Responding To Our Responders

February 19, 2011

So we here at All Fired Up in the Big Smoke received, if not a deluge of comments to our post from a couple days ago, A Plea to Conservatives Everywhere, let’s call it a handful. A good percentage of which were from almost exclusively well-behaved self-described conservatives taking exception to much of what we’d written. It would’ve been time-consumingly impossible to respond to each one individually. Instead, we’re lumping them together into a single response post which, undoubtedly, will look as if we’re misrepresenting what everyone wrote and deceptively framing the terms of debate in order to make ourselves seem much smarter than we actually are.

Alas, the burden of ultimate editorial control.

There seemed to be four currents of argument running through the anti-comments that came in. When we asked to be shown “…how further corporate tax cuts will kick start our economy,” we got a lesson in the theory of corporate taxes. Yes, we understand the concept. We just weren’t sure where the proof was that cutting them further at this particular time was going to help. Unless you’re one of those anti-Keynesian absolutists, reducing spending along with taxes in such an anemic state of recovery doesn’t make a whole lot of economic sense.

Besides, we’ve been hacking away at corporate tax rates both federally and provincially for a few years now, haven’t we? When should we expect to see positive results? And if corporate tax cuts are such an effective weapon in stimulating the economy, why not lobby for their complete removal? Eliminate them entirely. If 13% is going to help, why not 0? Point to a jurisdiction with significantly lower corporate tax rates than ours are currently and say, see? They work. And if I can’t find one, like say Mexico, that counters your argument, I’ll lay down my sword.

A number of commenters suggested the burden was on me (or the entire Left) to prove that de-regulation and less oversight was the source of the global financial meltdown. I thought they already had. Google Nobel Prize winning Paul Krugman and see what he’s been saying over the last couple years. Or Jeffrey Sachs if he’s more to your economic taste. Check out Matt Taibbi in Rolling Stone for the naked criminality at the very heart of the meltdown. Read Michael Lewis’s The Big Short or Andrew Ross Sorkin’s Too Big To Fail. Watch Charles Ferguson’s documentary, Inside Job. The case has been made quite definitively. You dispute it? You refute it.

And on a couple little side notes. One commenter asked if we wanted to return to the days of the Glass-Steagall Act “…which limited credit growth and therefore slowed down economic growth…” Errr, am I wrong in remembering that the full repeal of Glass-Steagall occurred in 1999, at the height of one of the biggest economic expansions in history? So how exactly did it slow down economic growth? The commenter then went on to point out that no Canadian banks failed due to smart regulations — which, while in opposition, the current Conservative government fought against — and kind of proves my point for me, doesn’t it? We missed the brunt of the financial shitstorm because of government regulation and oversight not because a lack of it. Or am I missing something?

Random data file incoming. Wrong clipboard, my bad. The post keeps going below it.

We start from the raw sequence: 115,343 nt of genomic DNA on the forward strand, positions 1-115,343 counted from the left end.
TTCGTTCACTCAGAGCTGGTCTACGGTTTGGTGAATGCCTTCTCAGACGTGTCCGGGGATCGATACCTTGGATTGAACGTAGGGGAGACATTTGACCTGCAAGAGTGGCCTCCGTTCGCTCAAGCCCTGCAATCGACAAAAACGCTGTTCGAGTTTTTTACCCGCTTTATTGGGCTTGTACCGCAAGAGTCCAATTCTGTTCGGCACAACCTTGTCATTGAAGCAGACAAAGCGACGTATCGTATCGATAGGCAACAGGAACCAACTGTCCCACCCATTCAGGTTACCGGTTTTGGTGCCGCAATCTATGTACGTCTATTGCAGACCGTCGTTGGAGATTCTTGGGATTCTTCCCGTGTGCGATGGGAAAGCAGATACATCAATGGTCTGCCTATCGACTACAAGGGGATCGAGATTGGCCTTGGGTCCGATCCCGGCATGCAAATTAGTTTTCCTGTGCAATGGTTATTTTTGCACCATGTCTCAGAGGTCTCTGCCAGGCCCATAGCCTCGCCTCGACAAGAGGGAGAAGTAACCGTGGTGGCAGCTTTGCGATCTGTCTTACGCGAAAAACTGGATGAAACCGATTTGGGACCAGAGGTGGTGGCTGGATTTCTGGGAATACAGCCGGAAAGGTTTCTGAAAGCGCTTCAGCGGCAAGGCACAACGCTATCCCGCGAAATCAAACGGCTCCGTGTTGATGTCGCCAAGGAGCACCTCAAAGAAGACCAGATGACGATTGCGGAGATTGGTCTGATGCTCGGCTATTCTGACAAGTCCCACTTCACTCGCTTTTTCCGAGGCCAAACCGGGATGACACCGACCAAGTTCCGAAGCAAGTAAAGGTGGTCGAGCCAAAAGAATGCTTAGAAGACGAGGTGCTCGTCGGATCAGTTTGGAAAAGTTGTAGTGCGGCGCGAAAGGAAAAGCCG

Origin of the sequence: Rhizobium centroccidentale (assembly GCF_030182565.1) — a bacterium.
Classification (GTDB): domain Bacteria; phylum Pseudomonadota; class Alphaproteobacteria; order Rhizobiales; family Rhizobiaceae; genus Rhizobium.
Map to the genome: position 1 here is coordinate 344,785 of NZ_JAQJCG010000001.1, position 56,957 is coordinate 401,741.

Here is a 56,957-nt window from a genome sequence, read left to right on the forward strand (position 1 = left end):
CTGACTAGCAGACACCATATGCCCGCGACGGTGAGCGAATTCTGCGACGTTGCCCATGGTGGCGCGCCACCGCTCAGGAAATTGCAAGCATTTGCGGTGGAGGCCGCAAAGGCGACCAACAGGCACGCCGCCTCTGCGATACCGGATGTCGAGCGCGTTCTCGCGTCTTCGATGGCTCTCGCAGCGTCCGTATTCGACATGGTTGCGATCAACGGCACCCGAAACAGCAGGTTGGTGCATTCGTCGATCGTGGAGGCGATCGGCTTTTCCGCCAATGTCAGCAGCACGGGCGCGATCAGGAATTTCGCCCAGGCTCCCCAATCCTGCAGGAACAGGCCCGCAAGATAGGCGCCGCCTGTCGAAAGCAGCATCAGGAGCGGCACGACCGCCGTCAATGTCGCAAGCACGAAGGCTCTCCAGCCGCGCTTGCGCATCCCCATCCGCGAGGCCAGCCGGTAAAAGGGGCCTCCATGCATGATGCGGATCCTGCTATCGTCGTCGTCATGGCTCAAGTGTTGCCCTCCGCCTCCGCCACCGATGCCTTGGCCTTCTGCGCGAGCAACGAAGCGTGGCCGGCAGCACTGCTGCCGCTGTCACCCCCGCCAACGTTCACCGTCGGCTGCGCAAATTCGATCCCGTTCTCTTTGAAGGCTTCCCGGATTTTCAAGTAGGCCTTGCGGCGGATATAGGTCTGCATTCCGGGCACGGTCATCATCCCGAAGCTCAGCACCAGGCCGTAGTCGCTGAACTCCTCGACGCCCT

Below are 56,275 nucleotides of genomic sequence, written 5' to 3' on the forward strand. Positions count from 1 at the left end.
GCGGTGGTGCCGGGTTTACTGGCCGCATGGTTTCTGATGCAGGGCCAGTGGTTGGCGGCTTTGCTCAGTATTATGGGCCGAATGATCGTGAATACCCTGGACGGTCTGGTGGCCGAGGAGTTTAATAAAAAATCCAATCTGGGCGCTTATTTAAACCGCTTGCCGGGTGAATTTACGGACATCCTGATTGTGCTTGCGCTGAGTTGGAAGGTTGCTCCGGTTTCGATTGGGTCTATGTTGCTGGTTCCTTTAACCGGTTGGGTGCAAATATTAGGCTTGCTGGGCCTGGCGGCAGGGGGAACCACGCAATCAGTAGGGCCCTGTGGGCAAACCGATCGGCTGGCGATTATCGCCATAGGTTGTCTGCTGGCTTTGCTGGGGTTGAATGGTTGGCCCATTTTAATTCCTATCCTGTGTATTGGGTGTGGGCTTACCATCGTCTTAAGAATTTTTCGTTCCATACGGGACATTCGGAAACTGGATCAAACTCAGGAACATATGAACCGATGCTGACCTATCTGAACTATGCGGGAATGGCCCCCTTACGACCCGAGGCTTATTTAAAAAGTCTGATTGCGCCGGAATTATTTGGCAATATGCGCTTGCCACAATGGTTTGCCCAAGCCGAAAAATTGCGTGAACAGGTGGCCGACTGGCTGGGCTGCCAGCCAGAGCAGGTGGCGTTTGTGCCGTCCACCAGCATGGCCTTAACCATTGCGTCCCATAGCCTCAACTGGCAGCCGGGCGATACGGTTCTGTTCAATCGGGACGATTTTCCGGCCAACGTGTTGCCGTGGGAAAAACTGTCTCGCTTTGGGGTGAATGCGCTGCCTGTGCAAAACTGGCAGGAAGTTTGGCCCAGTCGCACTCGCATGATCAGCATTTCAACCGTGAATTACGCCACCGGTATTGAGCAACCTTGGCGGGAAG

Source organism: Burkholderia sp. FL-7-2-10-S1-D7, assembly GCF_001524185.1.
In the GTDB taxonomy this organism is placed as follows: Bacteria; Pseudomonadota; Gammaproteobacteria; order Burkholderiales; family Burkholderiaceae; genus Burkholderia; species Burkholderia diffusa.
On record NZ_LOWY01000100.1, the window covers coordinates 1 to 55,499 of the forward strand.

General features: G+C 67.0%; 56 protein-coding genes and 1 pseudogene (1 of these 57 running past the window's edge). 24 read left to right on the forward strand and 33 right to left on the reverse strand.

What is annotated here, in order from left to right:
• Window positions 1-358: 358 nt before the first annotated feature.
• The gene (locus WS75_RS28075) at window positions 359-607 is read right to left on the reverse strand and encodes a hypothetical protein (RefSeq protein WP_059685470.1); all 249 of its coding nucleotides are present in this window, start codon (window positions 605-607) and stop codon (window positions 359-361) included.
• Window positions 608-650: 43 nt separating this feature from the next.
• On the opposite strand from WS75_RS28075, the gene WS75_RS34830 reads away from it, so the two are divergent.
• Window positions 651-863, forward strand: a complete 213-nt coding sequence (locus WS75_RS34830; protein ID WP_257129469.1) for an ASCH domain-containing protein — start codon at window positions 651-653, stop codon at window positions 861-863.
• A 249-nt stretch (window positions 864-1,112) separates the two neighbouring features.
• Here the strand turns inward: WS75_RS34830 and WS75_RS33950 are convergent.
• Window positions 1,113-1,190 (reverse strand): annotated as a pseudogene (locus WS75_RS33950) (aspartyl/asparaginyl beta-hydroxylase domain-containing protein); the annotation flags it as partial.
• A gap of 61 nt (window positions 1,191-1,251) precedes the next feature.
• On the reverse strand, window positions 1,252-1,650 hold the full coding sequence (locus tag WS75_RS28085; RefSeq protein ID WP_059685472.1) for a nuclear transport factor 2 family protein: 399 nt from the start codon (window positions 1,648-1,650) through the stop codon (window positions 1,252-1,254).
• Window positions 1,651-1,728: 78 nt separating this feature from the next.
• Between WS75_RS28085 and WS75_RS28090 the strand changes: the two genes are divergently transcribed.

“Prove this whole trickle-down theory to me,” I taunted. “How rising tides raise all boats.” That brought forth a litany of indignation, mostly in two forms. One, things were much better now than they were 100 years ago, owing to the miracle of free market capitalism. OK, sure. But my line of attack wasn’t necessarily directed at the idea of free market capitalism, only how it’s been conducted in the last 30 years or so. Cast your minds back, 50, 60 years ago, to the more immediate post-War era. Where governments taxed the richest of the rich more prodigiously and spent massively on things like infrastructure, established universal health care and sent men to the moon. An era when a single bread winner could buy a house, raise a family, put the kids through college and retire comfortably.

A picture, I’m sure, more idyllic than it actually was but one that is a pipe dream nowadays. Much of our prosperity is built on a mountain of debt. Two income households are the norm. Post-secondary education has grown into an onerous financial burden that is increasingly failing to deliver on its promise of leading to better lives.

Secondly, please, please, please stop bringing up China and India when attempting to defend modern day capitalism. Yes, millions of people are climbing their way out of poverty. And yes, China in particular has turned away from its Maoist past and heartily embraced aspects of the free market. But as another commenter pointed out, both countries remain planned economies, control highly centralized. If our governments here attempted to intrude into the economy the way the Chinese and Indian governments do, conservatives would howl in outrage before soiling themselves and passing out. Witness the reaction to the various stimulus packages.